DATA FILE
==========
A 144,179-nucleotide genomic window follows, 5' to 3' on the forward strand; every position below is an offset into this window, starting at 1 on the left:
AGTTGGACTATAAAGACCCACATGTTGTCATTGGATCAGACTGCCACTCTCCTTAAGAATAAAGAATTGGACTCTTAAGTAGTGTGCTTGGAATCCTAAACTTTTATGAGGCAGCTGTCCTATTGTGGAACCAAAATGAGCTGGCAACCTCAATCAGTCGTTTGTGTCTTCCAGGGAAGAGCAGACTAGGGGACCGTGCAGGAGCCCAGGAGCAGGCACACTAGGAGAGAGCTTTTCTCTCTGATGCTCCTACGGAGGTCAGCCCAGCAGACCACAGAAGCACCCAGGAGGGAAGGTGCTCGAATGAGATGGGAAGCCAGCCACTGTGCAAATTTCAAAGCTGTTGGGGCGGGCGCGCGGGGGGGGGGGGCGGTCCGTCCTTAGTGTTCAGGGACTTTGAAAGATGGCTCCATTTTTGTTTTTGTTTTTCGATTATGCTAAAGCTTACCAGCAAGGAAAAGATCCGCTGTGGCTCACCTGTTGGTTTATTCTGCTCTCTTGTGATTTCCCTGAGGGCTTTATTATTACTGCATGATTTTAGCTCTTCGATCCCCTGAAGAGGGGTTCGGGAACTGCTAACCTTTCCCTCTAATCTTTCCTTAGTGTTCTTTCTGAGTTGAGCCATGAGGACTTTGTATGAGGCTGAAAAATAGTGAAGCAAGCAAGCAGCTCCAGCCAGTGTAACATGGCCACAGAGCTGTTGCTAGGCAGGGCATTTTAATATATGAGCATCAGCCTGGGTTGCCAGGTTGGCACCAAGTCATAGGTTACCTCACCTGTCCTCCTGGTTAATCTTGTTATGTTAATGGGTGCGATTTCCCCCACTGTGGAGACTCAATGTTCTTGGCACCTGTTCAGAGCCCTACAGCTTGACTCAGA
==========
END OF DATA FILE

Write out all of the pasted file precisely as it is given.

A 144,179-nucleotide genomic window follows, 5' to 3' on the forward strand; every position below is an offset into this window, starting at 1 on the left:
AGTTGGACTATAAAGACCCACATGTTGTCATTGGATCAGACTGCCACTCTCCTTAAGAATAAAGAATTGGACTCTTAAGTAGTGTGCTTGGAATCCTAAACTTTTATGAGGCAGCTGTCCTATTGTGGAACCAAAATGAGCTGGCAACCTCAATCAGTCGTTTGTGTCTTCCAGGGAAGAGCAGACTAGGGGACCGTGCAGGAGCCCAGGAGCAGGCACACTAGGAGAGAGCTTTTCTCTCTGATGCTCCTACGGAGGTCAGCCCAGCAGACCACAGAAGCACCCAGGAGGGAAGGTGCTCGAATGAGATGGGAAGCCAGCCACTGTGCAAATTTCAAAGCTGTTGGGGCGGGCGCGCGGGGGGGGGGGGCGGTCCGTCCTTAGTGTTCAGGGACTTTGAAAGATGGCTCCATTTTTGTTTTTGTTTTTCGATTATGCTAAAGCTTACCAGCAAGGAAAAGATCCGCTGTGGCTCACCTGTTGGTTTATTCTGCTCTCTTGTGATTTCCCTGAGGGCTTTATTATTACTGCATGATTTTAGCTCTTCGATCCCCTGAAGAGGGGTTCGGGAACTGCTAACCTTTCCCTCTAATCTTTCCTTAGTGTTCTTTCTGAGTTGAGCCATGAGGACTTTGTATGAGGCTGAAAAATAGTGAAGCAAGCAAGCAGCTCCAGCCAGTGTAACATGGCCACAGAGCTGTTGCTAGGCAGGGCATTTTAATATATGAGCATCAGCCTGGGTTGCCAGGTTGGCACCAAGTCATAGGTTACCTCACCTGTCCTCCTGGTTAATCTTGTTATGTTAATGGGTGCGATTTCCCCCACTGTGGAGACTCAATGTTCTTGGCACCTGTTCAGAGCCCTACAGCTTGACTCAGA